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Urban Interventions

Give me some polygons, nature and light: you will immediately catch my attention. I recently bumped into two different works which I would like to spend some words on.

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Image taken from javierriera.es

The first one is the the project of a spanish artist, Javier Riera, who created spectacular perspectives projecting geometrical shapes on a natural landscape. The result is a suggestive painting, where light adds depth and volume to the natural canvas and geometry gives abstraction to the view. As the artist said in an interview, “geometry has the quality of representing the driving forces of nature that are not visible, the immaterial design of things, the origin of energy and matter”. The projection of scattered geometrical shapes into such context makes me feel out of place and wonder wether the view is real or not.

Cambodian Trees, by french artist Clement Briend, is the second project that drew my curiosity. The work is based on the digital projection of images from cambodian spirits and deities on big trees in different urban areas of Phnom Phen. The projections want to be a visual representation of the divine spirits that live in our world. They have a powerful impact that creates a sort of spiritual aura in the urban environment.

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Image taken from thisiscolossal.com

In both cases the projections create an effect which is halfway between sculpture and installation, and light, together with the natural element, gives the pictures an unusual depth, and a mesmerising effect to our minds.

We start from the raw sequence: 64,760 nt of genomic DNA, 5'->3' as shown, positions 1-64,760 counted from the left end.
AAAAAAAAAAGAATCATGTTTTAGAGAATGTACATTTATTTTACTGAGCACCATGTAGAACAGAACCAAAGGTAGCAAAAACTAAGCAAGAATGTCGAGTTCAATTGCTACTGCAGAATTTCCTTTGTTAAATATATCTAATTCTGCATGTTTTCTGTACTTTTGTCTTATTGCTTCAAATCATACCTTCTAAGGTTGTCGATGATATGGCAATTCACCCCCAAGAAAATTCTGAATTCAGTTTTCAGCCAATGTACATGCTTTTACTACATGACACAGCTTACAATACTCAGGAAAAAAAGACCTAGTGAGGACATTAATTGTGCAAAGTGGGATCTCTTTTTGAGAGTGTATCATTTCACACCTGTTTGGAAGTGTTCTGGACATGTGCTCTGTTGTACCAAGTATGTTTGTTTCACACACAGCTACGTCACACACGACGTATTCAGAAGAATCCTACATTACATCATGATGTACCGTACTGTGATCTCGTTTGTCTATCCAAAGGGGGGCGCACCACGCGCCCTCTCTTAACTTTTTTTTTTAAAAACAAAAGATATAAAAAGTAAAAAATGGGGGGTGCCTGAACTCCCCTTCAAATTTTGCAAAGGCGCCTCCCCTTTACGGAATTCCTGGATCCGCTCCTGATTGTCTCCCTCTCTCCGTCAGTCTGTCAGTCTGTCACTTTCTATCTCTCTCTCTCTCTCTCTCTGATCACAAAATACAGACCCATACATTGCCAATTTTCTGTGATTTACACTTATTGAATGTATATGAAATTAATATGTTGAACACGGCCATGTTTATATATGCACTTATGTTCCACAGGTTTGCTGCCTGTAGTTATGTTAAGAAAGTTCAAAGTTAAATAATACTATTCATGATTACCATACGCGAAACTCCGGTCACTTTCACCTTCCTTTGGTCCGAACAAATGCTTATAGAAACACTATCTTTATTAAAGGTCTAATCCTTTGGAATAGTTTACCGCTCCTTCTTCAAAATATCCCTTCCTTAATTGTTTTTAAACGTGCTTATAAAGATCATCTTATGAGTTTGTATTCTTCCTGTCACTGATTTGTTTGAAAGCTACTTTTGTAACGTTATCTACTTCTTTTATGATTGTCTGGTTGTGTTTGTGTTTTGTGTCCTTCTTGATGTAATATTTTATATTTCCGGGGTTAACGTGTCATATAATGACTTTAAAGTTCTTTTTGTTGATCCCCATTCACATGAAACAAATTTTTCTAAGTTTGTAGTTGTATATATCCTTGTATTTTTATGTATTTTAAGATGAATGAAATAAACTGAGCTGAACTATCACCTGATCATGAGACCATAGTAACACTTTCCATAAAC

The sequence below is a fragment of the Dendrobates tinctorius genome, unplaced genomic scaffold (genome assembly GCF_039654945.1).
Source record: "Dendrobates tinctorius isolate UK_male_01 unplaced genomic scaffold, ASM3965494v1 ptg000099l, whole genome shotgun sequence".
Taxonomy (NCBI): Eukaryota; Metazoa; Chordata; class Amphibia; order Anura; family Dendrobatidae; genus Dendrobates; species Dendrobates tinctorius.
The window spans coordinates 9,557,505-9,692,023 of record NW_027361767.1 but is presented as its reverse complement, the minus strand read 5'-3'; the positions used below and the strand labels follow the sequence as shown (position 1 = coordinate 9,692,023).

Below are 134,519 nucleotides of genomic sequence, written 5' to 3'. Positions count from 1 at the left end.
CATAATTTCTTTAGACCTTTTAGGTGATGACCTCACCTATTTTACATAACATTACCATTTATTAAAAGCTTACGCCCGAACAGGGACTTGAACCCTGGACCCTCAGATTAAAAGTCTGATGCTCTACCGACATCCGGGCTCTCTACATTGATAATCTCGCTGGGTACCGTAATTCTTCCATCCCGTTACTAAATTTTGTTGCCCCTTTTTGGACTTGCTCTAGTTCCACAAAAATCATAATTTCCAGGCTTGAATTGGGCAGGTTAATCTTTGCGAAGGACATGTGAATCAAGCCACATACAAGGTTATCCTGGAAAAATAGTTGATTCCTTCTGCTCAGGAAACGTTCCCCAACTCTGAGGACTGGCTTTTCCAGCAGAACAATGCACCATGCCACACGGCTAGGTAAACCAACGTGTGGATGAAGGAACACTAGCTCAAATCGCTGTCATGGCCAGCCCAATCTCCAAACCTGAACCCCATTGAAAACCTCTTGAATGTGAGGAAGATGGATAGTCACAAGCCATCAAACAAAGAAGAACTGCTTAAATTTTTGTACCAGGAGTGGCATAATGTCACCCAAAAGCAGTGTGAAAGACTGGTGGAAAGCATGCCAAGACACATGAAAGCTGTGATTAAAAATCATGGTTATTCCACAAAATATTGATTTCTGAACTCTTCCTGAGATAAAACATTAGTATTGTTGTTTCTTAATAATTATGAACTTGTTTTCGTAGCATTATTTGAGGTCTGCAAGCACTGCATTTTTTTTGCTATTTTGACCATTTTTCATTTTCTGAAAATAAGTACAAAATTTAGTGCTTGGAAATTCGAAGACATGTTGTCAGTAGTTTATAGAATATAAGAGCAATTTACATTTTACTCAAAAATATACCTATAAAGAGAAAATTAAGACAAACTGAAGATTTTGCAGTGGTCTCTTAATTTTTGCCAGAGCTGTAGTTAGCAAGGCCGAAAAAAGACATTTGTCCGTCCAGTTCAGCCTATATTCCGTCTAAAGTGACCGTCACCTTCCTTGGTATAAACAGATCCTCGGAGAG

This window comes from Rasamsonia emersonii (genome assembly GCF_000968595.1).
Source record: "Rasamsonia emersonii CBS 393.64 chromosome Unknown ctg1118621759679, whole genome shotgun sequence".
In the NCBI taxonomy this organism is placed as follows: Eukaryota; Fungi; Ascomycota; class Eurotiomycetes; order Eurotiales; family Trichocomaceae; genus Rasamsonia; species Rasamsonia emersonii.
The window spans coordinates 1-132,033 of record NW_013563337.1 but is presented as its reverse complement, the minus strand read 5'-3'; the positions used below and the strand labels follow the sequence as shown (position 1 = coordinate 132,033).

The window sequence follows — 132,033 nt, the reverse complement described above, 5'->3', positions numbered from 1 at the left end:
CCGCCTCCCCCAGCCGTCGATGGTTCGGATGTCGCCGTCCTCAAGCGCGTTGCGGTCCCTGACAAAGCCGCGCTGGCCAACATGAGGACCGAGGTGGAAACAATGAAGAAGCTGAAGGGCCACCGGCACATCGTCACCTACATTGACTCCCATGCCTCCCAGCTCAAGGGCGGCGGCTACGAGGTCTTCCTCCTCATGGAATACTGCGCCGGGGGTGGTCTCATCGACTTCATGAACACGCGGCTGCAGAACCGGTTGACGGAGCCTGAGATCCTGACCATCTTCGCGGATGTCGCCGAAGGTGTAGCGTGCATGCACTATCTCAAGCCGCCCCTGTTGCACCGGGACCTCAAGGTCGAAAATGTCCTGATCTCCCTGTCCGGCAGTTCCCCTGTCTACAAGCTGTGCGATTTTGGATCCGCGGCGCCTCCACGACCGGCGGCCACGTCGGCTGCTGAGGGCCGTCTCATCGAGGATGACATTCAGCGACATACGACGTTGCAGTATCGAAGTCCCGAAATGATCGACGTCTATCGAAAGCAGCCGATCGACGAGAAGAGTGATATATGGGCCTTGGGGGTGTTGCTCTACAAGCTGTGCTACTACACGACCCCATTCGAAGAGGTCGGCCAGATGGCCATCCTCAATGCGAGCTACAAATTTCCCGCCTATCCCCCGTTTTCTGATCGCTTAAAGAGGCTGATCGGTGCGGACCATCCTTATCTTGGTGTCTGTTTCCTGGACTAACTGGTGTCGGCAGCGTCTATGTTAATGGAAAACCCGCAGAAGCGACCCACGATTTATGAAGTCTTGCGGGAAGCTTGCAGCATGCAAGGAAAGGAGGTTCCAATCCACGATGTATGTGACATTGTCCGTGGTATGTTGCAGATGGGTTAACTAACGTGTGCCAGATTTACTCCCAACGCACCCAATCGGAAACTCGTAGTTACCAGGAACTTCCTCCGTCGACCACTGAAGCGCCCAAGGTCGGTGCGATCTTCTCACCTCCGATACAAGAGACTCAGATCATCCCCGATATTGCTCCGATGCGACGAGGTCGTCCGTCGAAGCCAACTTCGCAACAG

Some time ago I wrote a post describing an interesting and crazy documentary about the unconscious art of graffiti removal. Recently WAV (We Are Visual), urban activists and artists from Germany, made up a project which reminded me about this documentary. During a trip to Russia they documented all the buffed walls they found on the streets of St. Petersburg, creating this way a sort of alphabet or, as they said, an ABC of the city, their own way of reading the urban context. The common act of covering tag or graffiti can be charged with different meaning:  it can be read as an unconscious form of abstractionism or, as in this case, as a visual contemporary spelling-book.

Also, sometimes it is possible to play with these sad stains of colourless paint. The artist Mobrst for instance uses buffs as a base for his own pieces. He deliberately has fun of this practice by writing ironic and sarcastic short sentences on buffed walls. In his piece Playing with the buff man he tried to find an acceptable shade of grey, creating a “dialog” between himself and the buff man who, unconscious of the game, had to paint over the stencils, againg and again. Mobstr is putting an issue, like if he was challenging the municipality to a duel. In another of his pieces he also thanks the city council for their “obiedient collaboration”.

Images taken from mobstr.org

Both artists are taking advantage of elements already present in the city frame, focusing attention on it in different way and, like in Mobstr’s case, underlining the absurd behave of a city who blindly act against any form of urban intervention without even looking at it.

What would McGyver do with tape? Probably he would save the world from a disaster. Instead, New York based artist Aakash Nihalani makes it his paintbrush to draw on the street. Using tape he builds geometric shapes, mainly isometric rectangles and squares, in order to show us the hidden geometry of the city, and of course to give it a touch of color and surprise.
His illusionistic, fluorescent drawings pop up from walls, sidewalks and windows, crawling upon the city’s structures and shapes, playing with any scenario which got chosen.